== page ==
With India being less than a 4 hour flight away from the UAE, it really should be one of the more popular destinations for people who want a quick getaway and change of scenery from the Middle East. Yet somehow… it isn’t.

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I recently spent a few days of leisure in India and upon my return, people seemed shocked that I had gone; enjoyed it and furthermore, not returned utterly sick. This got me thinking about how people perceive traveling to India. They are mostly-

-Off to find themselves/align their chakras in some yoga retreat at the foot of the Himalayas/by bathing in the Ganges (always white people)

-Off to buy copious amounts of blindingly yellow jewelry or an excessive amount of elaborate outfits for an opulent wedding (always brown people)

But did you know that you could go to India for the same reasons you travel to other places?! For relaxation, sightseeing and to enjoy culture & food?

 

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Yes it’s true!

So this post will address some misconceptions people have about traveling to India and why I think they are pretty unfounded.

 

1. You need A LOT of time if you want to visit India

Obviously the longer you spend in a country, the more time you have to explore the places and the more relaxed you will feel. But India doesn’t have to be a 2 month long trip- I popped over for a weekend with some friends and enjoyed myself thoroughly! In that time we saw:

– The Taj Mahal

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-Amber Fort

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-The Wind Palace

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As well as enjoyed some shopping and general leisurely time. We could’ve squeezed in more sightseeing but it was our choice to take it slow. I would’ve loved to spend more time of course, but I didn’t have the luxury of doing so. With that being said, I should also mention that roads in India are not ideal, public transportation isn’t always reliable and you can’t control traffic or cows on the road- therefore you may not see as many things as you would like to see which means you have to be a flexible traveler.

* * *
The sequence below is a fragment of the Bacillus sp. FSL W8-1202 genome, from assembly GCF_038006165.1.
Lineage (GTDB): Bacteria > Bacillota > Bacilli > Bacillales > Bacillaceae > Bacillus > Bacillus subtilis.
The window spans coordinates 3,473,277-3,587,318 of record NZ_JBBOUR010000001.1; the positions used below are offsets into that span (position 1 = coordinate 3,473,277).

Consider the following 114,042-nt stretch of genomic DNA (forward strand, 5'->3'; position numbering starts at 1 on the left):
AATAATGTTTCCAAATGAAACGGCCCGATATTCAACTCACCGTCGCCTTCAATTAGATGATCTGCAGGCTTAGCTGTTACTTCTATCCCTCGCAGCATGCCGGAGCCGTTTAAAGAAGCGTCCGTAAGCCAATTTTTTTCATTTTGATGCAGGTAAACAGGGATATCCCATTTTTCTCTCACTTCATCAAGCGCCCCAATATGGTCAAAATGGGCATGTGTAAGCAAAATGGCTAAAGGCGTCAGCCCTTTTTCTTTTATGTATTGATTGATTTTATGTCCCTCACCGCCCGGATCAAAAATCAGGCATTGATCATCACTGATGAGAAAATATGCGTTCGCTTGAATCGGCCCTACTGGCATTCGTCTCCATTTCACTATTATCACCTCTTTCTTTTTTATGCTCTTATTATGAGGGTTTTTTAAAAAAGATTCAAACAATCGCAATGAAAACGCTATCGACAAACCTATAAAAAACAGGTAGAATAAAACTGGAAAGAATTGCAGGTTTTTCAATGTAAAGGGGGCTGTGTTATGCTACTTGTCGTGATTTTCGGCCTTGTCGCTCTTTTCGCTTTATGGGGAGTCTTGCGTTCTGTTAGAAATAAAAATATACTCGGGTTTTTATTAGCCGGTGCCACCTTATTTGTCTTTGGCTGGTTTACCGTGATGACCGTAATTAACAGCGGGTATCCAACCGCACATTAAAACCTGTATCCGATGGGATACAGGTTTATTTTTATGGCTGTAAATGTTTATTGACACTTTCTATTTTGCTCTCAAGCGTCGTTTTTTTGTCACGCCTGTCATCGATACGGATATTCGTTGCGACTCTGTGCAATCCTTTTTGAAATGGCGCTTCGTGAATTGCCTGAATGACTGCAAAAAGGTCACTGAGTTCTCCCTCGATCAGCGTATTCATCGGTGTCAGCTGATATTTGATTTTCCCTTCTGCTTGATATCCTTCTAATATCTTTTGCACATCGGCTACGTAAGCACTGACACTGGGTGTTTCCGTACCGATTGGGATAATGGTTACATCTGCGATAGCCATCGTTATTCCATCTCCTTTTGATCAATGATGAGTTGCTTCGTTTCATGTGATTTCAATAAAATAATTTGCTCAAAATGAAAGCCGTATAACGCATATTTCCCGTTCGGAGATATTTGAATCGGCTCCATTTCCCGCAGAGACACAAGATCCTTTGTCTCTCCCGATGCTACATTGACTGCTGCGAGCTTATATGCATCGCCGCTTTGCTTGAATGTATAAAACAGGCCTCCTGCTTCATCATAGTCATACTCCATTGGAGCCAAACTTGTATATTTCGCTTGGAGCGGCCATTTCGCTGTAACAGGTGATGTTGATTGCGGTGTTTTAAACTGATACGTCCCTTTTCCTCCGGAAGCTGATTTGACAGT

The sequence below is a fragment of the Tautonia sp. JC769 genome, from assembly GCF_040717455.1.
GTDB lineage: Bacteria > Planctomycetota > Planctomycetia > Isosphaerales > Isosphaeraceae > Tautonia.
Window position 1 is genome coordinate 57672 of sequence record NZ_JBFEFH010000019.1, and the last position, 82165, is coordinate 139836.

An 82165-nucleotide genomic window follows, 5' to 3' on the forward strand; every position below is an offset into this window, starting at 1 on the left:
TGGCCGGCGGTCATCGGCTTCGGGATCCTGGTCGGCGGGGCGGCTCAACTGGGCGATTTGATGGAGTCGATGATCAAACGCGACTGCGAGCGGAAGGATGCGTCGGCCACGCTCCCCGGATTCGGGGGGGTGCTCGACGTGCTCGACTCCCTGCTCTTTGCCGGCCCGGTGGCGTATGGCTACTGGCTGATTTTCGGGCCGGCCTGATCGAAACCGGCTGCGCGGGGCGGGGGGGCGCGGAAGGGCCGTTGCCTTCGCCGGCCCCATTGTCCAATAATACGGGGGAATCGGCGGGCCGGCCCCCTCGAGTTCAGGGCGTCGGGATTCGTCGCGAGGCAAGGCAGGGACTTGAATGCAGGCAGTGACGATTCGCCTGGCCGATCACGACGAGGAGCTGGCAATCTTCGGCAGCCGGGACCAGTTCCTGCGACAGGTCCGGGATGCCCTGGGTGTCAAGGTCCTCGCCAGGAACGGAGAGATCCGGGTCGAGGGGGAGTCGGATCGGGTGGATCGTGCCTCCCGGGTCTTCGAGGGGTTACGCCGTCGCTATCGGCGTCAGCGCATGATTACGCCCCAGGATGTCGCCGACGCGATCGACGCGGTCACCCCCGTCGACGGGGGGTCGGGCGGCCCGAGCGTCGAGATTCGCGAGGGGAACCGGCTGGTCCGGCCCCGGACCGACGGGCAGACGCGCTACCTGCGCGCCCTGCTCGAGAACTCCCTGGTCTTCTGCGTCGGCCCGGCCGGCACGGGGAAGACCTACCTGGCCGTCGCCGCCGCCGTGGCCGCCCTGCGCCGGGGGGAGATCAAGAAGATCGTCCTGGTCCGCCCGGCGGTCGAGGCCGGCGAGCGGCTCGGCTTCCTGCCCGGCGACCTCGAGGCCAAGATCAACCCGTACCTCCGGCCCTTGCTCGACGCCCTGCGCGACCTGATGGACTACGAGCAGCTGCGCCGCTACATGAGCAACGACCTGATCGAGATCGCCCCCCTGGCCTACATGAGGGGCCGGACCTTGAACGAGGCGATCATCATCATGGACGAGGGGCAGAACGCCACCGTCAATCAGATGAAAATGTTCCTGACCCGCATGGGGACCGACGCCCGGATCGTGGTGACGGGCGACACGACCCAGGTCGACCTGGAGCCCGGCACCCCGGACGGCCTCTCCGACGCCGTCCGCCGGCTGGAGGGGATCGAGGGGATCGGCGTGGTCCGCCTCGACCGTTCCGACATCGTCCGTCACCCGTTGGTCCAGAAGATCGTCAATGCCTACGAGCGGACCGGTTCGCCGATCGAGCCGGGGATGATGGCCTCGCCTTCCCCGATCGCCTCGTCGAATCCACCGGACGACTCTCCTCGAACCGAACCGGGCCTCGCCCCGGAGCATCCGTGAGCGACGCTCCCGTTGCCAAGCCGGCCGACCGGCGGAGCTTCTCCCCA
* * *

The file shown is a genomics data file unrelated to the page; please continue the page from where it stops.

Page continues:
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2. India is dirty and smells bad

If I had a dirham for every time I heard this I would literally be able to buy another Audi in cash. Every country has areas which are not so great and areas which are beautiful. India is no exception. When we landed in Delhi, my friend Krystel remarked on how clean the city was. But when we got to Japiur, she was shocked by the contrast between the cities as Jaipur had a lot of trash strewn across the sides of the road. Look -you could probably go to India and not see a single slum area if you plan your trip to precision. But seeing all aspects and sides of a country is part of the experience I think.

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And as for smelling bad? India smells of curry and incense. Yes please! Beijing (China) and Antanarivo (Madagascar) have much stronger (and more unpleasant) smells in my opinion.

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3. I’m black/white/Asian and I don’t want to be stared at.

If you don’t want to be stared at, don’t travel anywhere in Eastern Asia.

Sorry to be blunt but that’s the truth.

Don’t go to China, South Korea, Malaysia, Sri Lanka, Cambodia… you get the picture right?

In countries where the population is homogenous and there is a lack of diversity, its intriguing to the locals to see people they don’t normally see. I learnt this the hard way after living in Korea for 2 years “(Excuse me, can I touch your hair? It look like noodles”). It’s rare that people are staring at you because they think you are ugly/want to attack you. They are merely curious.

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On the other hand, I am as local as can get when I go to India. See for yourself:

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If you didn’t know any better, you would think I grew up in India instead of on the southernmost country in Africa.

And YET I GET STARED AT TOO.

I know staring isn’t considered polite in Western society but it’s normal in other cultures. If you can’t accept that, then stay at home.